Let’s talk a bit about the machines – what are we hearing on this record? How much were you layering versus things happening in one take? I hear a contrast between something clearer on the surface, and then some fuzzier/more degraded tape elements. It’s almost as though you’re using tape deterioration the way conventionally, some folks have used reverb, putting things into the background, right?

If you put things on a lo-fi tape machine such as a dictaphone or a worn reel-to-reel loop, they become more human. They sound like a memory. It is rare that memories shine bright; often they are fuzzy, distorted, and when you try to remember more closely, they fall apart. I explored that in my scoring with a drama that played at theatre Bonn, about the memories of a dementia-addled spy. Many of these recordings ended up on Ambient Piano Works, my first album on Seil. In this film, I use it to make the sound world more “kind” and human. It would be very easy to have synths sound absolutely dystopian else, when paired with the technological images. 

If you put things on a lo-fi tape machine such as a dictaphone or a worn reel-to-reel loop, they become more human. They sound like a memory.

I know you’ve also become more involved in collaboration with software development. Did you work with any of those tools or think about inventing solutions to what the film needed compositionally?

I used Wires, a lo-fi wire recorder I made with AudioThing, to shape synths on a bunch of tracks here. For variations on themes, I employed a technique I learned when writing for orchestra. There, I would compose a piece on a modular synth and then run it through the audio-to-MIDI function in Ableton Live. That would create a huge mess of notes, all sounding completely off. But I could carve the piece from that mess, pick out different lines, and distribute them across different instruments — a very inspiring process. Instead of an orchestra, I used the Landfill Totems library instrument I made with Spitfire Audio. Since that was created from statues I made from obsolete test equipment, it fits beautifully in the sonic space of the film.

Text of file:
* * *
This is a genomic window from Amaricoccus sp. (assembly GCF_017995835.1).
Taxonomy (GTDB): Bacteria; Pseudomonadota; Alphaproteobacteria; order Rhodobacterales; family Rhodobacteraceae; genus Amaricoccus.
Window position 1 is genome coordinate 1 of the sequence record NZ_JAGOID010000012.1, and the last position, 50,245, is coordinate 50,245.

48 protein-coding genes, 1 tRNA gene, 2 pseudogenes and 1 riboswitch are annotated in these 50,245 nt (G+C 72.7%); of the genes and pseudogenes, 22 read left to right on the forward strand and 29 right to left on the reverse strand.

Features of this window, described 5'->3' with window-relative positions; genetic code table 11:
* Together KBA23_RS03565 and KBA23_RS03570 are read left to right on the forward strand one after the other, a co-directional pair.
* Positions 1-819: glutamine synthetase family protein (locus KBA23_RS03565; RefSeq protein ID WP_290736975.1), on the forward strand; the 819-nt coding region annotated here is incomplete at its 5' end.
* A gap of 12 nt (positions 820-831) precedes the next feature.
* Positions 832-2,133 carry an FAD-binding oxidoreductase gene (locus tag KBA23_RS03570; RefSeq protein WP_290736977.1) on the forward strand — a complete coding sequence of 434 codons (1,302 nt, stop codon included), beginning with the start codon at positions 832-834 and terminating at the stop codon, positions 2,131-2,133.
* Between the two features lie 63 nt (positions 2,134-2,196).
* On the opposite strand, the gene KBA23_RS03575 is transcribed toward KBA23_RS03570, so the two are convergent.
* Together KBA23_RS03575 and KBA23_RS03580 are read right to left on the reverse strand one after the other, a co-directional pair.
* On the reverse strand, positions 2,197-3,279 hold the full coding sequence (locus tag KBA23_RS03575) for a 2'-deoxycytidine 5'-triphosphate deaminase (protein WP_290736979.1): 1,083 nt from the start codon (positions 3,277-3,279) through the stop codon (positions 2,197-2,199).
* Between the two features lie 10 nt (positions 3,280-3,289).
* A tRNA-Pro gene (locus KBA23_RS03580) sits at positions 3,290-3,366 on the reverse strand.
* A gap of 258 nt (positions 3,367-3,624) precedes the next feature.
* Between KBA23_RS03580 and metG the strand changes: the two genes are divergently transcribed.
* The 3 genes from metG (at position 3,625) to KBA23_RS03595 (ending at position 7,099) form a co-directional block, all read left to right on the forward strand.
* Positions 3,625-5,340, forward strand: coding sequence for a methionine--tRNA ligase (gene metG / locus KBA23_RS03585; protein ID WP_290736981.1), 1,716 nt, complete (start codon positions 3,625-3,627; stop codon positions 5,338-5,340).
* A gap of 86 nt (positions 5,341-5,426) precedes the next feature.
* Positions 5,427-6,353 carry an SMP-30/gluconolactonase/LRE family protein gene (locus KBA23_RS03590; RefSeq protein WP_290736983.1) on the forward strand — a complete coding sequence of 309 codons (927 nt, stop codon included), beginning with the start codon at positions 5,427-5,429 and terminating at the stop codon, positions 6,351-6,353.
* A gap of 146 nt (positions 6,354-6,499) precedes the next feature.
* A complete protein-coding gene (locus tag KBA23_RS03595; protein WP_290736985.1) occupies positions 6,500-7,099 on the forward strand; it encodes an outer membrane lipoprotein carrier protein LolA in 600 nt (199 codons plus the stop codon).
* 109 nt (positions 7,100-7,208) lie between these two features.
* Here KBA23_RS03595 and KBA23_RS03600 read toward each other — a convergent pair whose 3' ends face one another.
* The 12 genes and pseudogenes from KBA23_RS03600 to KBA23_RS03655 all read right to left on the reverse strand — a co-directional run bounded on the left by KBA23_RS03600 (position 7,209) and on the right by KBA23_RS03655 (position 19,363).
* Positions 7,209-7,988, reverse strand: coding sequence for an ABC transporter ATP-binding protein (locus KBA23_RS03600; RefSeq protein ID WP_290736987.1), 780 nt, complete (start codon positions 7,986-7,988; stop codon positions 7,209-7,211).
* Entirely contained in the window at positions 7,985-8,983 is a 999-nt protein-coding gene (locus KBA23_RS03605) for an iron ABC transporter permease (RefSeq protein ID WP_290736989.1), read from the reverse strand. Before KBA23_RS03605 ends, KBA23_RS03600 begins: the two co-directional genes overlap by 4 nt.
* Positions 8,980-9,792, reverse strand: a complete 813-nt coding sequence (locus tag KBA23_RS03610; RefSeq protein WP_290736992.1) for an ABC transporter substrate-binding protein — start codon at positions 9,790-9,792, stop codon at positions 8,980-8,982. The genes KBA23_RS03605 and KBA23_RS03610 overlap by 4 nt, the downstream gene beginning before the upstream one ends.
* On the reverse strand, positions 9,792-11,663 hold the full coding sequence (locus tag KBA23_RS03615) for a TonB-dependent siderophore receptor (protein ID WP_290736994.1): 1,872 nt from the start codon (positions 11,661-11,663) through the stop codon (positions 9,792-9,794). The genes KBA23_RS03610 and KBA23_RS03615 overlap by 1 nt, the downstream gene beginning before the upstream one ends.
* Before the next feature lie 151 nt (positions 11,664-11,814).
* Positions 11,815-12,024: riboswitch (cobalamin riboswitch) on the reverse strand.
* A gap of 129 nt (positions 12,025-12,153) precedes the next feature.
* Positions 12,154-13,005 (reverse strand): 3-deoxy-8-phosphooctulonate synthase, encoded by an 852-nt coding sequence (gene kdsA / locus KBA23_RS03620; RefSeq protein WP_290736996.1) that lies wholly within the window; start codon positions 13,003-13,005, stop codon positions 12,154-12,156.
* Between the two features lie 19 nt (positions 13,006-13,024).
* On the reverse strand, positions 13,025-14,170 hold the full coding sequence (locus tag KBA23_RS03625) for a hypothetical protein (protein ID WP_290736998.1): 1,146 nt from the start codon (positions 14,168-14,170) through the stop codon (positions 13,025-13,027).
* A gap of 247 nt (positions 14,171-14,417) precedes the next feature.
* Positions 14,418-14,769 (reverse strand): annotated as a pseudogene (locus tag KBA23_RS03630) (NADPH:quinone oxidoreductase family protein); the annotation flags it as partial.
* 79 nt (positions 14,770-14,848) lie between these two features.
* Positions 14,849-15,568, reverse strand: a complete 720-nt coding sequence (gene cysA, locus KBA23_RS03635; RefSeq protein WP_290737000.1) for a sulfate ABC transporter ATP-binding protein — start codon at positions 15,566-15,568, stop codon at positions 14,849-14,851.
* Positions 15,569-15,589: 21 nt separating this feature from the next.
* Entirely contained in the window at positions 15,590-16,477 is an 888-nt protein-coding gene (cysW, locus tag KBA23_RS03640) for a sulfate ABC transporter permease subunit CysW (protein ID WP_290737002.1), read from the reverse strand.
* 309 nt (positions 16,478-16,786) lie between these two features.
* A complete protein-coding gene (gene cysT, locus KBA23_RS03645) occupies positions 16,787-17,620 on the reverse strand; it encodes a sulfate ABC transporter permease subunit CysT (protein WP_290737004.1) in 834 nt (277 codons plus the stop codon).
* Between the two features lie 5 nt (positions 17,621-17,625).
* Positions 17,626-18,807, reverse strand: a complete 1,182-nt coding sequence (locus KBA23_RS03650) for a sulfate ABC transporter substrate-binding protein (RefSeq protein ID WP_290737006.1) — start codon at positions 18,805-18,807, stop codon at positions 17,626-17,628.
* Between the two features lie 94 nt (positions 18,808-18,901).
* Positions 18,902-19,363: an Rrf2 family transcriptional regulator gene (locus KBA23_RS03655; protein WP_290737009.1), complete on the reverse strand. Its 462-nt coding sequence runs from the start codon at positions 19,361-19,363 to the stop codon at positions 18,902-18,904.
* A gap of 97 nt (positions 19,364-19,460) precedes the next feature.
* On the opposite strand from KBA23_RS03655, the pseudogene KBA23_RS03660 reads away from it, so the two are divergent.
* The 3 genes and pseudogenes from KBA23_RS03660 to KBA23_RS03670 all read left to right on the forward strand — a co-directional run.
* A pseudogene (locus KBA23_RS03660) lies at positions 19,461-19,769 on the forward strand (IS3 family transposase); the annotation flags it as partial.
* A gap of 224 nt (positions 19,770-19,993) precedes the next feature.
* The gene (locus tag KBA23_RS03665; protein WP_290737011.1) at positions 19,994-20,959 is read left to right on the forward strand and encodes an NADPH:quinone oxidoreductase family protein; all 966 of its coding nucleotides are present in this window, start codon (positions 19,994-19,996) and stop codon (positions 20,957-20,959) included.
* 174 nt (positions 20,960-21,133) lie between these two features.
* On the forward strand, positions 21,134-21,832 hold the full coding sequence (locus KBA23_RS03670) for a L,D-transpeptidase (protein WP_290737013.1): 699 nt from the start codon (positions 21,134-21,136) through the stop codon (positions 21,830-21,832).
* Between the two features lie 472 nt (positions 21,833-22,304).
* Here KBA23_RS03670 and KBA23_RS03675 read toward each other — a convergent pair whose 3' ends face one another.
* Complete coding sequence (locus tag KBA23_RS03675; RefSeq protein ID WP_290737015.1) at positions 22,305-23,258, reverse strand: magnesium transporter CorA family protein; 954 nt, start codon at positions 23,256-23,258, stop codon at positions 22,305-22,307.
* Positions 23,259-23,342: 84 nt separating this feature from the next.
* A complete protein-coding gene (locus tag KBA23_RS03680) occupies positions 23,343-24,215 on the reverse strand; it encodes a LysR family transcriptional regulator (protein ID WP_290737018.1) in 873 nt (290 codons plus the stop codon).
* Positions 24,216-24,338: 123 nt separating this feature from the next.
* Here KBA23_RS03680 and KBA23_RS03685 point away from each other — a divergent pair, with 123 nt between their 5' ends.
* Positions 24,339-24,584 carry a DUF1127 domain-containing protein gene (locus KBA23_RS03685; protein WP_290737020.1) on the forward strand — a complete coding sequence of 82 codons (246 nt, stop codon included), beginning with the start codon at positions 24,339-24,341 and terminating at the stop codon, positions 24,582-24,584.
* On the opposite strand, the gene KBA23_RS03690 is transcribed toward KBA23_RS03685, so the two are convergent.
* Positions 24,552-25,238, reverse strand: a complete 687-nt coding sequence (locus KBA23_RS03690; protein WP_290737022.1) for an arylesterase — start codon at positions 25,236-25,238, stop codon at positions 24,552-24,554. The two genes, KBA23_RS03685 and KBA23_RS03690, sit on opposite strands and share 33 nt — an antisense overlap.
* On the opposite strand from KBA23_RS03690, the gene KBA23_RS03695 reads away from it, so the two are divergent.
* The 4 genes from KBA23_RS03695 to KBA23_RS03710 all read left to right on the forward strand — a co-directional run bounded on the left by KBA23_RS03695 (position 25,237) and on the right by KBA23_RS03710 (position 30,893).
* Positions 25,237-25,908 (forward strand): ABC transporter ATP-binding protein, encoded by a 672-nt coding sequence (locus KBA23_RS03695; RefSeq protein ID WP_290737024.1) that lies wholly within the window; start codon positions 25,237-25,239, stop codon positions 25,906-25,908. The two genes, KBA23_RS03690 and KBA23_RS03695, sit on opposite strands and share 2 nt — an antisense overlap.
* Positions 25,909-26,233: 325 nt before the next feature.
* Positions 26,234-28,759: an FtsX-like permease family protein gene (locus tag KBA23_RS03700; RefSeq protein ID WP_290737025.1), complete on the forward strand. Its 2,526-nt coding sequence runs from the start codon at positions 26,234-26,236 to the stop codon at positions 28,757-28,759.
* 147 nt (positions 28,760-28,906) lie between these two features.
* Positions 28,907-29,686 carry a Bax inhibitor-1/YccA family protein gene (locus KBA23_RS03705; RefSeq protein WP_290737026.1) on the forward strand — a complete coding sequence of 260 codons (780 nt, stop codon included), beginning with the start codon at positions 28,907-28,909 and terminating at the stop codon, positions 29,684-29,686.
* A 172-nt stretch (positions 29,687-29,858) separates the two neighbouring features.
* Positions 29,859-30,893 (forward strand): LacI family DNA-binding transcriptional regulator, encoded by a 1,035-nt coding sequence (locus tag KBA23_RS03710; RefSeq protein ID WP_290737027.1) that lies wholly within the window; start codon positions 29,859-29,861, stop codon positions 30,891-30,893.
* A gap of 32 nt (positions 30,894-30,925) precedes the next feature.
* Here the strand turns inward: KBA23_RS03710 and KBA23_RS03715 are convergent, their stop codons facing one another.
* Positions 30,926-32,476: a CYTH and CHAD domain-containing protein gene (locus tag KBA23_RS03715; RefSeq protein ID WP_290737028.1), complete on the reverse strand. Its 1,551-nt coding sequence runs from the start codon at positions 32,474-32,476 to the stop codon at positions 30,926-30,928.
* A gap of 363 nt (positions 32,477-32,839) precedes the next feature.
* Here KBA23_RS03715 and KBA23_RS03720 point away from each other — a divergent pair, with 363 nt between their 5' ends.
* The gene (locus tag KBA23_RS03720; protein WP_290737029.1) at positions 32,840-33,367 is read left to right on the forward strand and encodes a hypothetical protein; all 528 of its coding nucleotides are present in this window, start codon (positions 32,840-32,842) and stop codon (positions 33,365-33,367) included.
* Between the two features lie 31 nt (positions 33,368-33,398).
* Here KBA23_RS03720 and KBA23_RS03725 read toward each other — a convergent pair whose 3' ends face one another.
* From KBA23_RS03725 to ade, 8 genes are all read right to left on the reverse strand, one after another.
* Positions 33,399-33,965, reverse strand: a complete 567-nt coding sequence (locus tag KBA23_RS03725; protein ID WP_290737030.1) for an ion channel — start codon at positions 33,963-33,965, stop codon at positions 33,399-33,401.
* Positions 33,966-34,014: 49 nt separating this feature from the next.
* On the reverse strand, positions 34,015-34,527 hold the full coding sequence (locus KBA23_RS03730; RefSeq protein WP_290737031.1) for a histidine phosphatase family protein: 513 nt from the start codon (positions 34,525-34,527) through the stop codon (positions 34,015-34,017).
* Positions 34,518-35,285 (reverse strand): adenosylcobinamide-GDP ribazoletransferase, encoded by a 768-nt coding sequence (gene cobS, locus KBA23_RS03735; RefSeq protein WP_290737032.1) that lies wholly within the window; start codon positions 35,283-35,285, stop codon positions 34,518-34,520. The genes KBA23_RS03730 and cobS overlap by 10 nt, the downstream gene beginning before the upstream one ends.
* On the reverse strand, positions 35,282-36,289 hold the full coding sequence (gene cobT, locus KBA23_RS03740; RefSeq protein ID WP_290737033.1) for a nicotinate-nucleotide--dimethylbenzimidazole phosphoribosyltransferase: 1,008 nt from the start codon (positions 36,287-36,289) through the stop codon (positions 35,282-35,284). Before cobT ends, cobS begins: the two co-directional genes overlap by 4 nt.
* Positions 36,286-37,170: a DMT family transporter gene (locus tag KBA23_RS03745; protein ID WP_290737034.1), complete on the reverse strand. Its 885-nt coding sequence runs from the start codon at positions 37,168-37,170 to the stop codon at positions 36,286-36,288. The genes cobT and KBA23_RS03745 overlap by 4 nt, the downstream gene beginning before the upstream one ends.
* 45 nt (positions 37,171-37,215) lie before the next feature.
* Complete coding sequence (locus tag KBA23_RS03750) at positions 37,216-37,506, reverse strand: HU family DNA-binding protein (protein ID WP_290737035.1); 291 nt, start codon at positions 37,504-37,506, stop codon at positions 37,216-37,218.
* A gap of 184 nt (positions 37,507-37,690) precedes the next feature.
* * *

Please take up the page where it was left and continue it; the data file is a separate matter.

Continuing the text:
I wonder if the film itself gave you any different insight into machines and fantasy or what did you take away? And you are releasing the soundtrack separately, so does that mean you hope that the score will also have a life on its own?

I always loved machinery. I took apart the clocks and watches in my parents’ home as a kid. I would go to scrap yards and explore. This movie resonated immediately because of that. The main reason why I think that the soundtrack can stand on its own is that Felix of Moserfilm curated it. He previously helped me put Home Stories and Core Memory together; he has got a fantastic ear on how to make a coherent record.

I always loved machinery. I took apart the clocks and watches in my parents’ home as a kid. I would go to scrap yards and explore. This movie resonated immediately because of that.

You’ve now built up a pretty broad library on Seil Records alone. I know for a lot of artists, the different work we do – the day job, the professional work, the journalist or producer side, the technologist or composer – can all pull at one another. Was there some effort to harmonize those things, even just managing the amount of hours in the day?

Oh, that is constant juggling. I am lucky that my wife helps me with administration, else I would not be able to do half as much. The main thing I really listen to now is my health – that is the first thing to suffer in what could essentially be an eternal crunchtime. First my wrists go, then my sleep, then my mood shifts because of the work-pain feedback loop. I love my work to a fault; I get lost in it. So I have built a strict work schedule (9-13 creative, 14:30-16:30 admin, 21-23 creative), and I accept that these hours are all I have. Otherwise, I’m stealing from my future me and my family. I do break these occasionally when I have someone like Sam (Look Mum No Computer) come by and we just go mad. But that is marked as an exception in the calendar.

More on the film:

More on Hainbach:

And that time I got to jam with him – we should do this again, actually (not necessarily with MeeBlip):